We all have our sources of anxiety, and this post is not meant to remind you of yours. No matter our age or station in life, we all have worries, cares, and concerns.
But when it comes to our professional lives, the last decade or so has rocked many of our worlds. Starting with the Great Recession a decade or so ago, several rounds of consolidation, and disruptive media patterns, that's more than enough to keep most of us tossing and turning during the wee hours.
Our company used those rough economic times to redefine our focus and direction, starting with the launching of this blog and jacapps at approximately the same time. It's noteworthy that as the economy was tanking, two of the biggest forces in our lives were rapidly achieving scale – smartphones and social media. Change is hard, and that catch phrase, “Get comfortable with being uncomfortable,” is something I often remind myself of when things get a little tense.
My greatest fear – and the one that motivates me harder than any other – is FOFB:
Fear of falling behind
I recently saw Mark Ramsey speak at a radio company event. His talk was about social media best practices, and he linked “Fear of missing out” – or FOMO – to the essence of what drives users of Facebook, Twitter, and broadcast radio. We don't want to feel we missed something that's already happened, something that's happening right now, or something that's going to happen. Smart, strategic programmers and air talent can successfully play on those fears to create more of those coveted “listening occasions” that drive the ratings, whether diaries or meters.
But for me, it's that fear that I don't know about a new technology, device, site, app or innovation that affect our industry and our audience – that's what keeps me up at night.
But the good news is that you can overcome your fears – at least most of the time. There are plenty of things you can do to better ensure toss-and-turn-free, no-Ambien sleep. They aren't fool-proof because our world is rocketing along at such a fast pace it's often impossible to know about everything that's out there now or about to debut.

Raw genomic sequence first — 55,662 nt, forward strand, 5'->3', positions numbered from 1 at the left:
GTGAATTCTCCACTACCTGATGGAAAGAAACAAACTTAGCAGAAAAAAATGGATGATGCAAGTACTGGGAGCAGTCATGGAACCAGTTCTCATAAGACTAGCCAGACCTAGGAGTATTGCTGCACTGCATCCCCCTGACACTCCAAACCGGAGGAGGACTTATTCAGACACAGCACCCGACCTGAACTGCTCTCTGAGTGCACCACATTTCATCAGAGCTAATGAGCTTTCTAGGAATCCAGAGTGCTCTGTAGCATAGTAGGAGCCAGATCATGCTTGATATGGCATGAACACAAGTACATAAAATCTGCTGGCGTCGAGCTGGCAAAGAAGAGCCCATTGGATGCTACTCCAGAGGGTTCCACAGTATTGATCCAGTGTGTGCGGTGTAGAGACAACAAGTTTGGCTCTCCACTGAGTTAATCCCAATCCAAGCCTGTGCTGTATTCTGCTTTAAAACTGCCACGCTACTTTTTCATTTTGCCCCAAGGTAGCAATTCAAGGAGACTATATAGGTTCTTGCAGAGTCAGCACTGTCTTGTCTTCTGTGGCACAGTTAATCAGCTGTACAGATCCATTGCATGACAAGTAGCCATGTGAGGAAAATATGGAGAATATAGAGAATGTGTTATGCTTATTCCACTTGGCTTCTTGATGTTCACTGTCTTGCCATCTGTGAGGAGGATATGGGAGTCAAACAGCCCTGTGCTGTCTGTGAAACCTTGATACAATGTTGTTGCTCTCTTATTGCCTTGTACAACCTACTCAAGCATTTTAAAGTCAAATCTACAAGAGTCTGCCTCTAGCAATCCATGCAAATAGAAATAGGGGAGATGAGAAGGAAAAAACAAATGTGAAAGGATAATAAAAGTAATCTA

But by actively learning, gathering information, and considering why business, social, and cultural leaders do what they do, you can apply much of that to your daily routine of tasks.
Fred Jacobs shows radio personalities how to take their game to the next level in this webinar recording.
Stop thinking about yourself as a Luddite or “not good with tech,” and dive in anyway. Like it or not, technology is the DNA. While old school habits (reading books, playing records, and talking to people face to face) will continue to find favor with many of us, a commitment to understanding how our lives are changing and being disrupted is a key to surviving in the media world.
So, in that spirit, with the help of my staff (who share my fear of falling behind), we've put together a list of a dozen things you can do, most of which don't cost a lot of money. But they do take time and a commitment to stay on top of trends – or even ahead of them.
- Attend a non-radio conference – For me, it's been CES, but there are plenty of digital/future oriented get-togethers, including the Ted X gatherings.
- Have children (or borrow them) – Living in a home with Gen Z's is an education in and of itself. They know everything that's happening on the tech/media fronts. Just observe them. Ask questions later.
- Hang out near a college or university – Being on a campus for a couple hours can help you tune into very different frequencies.
- Gather a network of influencers – And not just YouTubers but writers, business people, thought leaders. Follow them, especially on Twitter, to get inside their heads. (A large percentage of the topics I write about here come from there.)